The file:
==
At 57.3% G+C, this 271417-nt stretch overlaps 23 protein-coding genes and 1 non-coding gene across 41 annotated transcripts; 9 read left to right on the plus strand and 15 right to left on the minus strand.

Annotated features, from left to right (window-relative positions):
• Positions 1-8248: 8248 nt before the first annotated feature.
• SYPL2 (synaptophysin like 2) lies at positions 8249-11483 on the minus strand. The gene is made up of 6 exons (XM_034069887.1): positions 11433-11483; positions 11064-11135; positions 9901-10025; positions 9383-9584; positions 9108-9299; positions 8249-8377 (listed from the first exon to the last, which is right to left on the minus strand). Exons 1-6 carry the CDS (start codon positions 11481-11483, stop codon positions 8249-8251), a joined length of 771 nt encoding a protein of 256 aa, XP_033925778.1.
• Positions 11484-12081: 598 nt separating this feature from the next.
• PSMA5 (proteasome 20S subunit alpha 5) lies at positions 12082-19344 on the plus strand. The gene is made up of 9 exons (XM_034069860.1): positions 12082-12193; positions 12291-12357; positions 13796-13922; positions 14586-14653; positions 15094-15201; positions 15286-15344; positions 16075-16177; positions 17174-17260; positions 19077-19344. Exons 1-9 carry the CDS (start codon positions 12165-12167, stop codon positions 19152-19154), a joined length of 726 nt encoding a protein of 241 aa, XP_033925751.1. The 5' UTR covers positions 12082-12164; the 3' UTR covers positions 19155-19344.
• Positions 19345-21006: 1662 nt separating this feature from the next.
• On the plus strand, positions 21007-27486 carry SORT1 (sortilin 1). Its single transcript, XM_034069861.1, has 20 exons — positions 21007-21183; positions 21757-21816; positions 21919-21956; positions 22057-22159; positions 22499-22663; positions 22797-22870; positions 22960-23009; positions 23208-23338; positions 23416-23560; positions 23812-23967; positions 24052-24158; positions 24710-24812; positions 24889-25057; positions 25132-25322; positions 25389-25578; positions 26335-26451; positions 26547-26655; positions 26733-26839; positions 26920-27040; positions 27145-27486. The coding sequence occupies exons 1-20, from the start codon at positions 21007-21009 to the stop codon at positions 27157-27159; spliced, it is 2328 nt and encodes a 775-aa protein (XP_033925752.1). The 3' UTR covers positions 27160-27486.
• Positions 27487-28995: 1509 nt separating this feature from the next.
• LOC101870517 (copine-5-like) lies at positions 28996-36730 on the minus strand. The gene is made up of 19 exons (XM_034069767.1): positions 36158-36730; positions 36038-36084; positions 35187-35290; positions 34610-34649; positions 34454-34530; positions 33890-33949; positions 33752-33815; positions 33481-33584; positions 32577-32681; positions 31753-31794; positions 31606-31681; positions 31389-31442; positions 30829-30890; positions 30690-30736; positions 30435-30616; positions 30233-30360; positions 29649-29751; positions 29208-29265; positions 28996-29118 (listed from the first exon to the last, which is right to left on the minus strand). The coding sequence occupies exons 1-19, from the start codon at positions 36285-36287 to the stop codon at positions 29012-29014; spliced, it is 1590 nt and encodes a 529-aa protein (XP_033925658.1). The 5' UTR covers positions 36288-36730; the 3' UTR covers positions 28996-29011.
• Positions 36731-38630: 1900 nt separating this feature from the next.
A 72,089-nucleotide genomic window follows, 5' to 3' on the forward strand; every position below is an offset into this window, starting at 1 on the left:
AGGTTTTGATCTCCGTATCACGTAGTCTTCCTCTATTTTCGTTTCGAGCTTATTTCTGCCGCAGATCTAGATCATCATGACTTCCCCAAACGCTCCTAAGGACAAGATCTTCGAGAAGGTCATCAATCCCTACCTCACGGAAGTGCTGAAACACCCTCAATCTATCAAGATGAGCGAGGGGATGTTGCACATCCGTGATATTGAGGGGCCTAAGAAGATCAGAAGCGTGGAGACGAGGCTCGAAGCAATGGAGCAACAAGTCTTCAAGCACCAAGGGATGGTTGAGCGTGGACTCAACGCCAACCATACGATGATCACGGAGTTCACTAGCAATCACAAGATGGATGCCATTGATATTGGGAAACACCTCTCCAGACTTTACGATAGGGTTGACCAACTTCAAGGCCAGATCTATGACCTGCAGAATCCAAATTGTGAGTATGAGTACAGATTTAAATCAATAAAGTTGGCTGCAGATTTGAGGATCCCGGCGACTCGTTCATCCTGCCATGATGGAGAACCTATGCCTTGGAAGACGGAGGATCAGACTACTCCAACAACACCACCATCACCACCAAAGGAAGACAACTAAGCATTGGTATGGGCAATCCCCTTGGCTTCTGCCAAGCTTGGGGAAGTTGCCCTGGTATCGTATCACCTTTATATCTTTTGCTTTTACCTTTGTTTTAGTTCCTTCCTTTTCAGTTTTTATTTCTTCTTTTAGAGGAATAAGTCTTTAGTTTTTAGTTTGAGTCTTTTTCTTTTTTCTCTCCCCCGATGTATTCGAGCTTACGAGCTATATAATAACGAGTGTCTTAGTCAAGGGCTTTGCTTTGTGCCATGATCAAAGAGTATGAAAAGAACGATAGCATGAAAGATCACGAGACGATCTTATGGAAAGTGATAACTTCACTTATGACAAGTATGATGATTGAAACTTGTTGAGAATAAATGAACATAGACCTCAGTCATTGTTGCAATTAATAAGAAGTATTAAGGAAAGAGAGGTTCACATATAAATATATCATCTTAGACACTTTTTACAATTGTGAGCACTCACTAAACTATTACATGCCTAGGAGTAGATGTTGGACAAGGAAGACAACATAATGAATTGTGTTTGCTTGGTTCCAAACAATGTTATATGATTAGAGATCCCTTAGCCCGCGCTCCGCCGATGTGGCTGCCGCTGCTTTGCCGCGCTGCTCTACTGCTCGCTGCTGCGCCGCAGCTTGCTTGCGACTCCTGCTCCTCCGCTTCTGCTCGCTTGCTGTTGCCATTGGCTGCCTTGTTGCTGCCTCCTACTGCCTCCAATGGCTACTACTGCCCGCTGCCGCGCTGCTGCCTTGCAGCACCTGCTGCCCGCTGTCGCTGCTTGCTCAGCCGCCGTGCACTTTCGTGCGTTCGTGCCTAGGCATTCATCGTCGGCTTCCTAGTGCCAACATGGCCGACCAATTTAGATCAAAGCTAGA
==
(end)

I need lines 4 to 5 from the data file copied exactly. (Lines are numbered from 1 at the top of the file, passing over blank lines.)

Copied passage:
• SYPL2 (synaptophysin like 2) lies at positions 8249-11483 on the minus strand. The gene is made up of 6 exons (XM_034069887.1): positions 11433-11483; positions 11064-11135; positions 9901-10025; positions 9383-9584; positions 9108-9299; positions 8249-8377 (listed from the first exon to the last, which is right to left on the minus strand). Exons 1-6 carry the CDS (start codon positions 11481-11483, stop codon positions 8249-8251), a joined length of 771 nt encoding a protein of 256 aa, XP_033925778.1.
• Positions 11484-12081: 598 nt separating this feature from the next.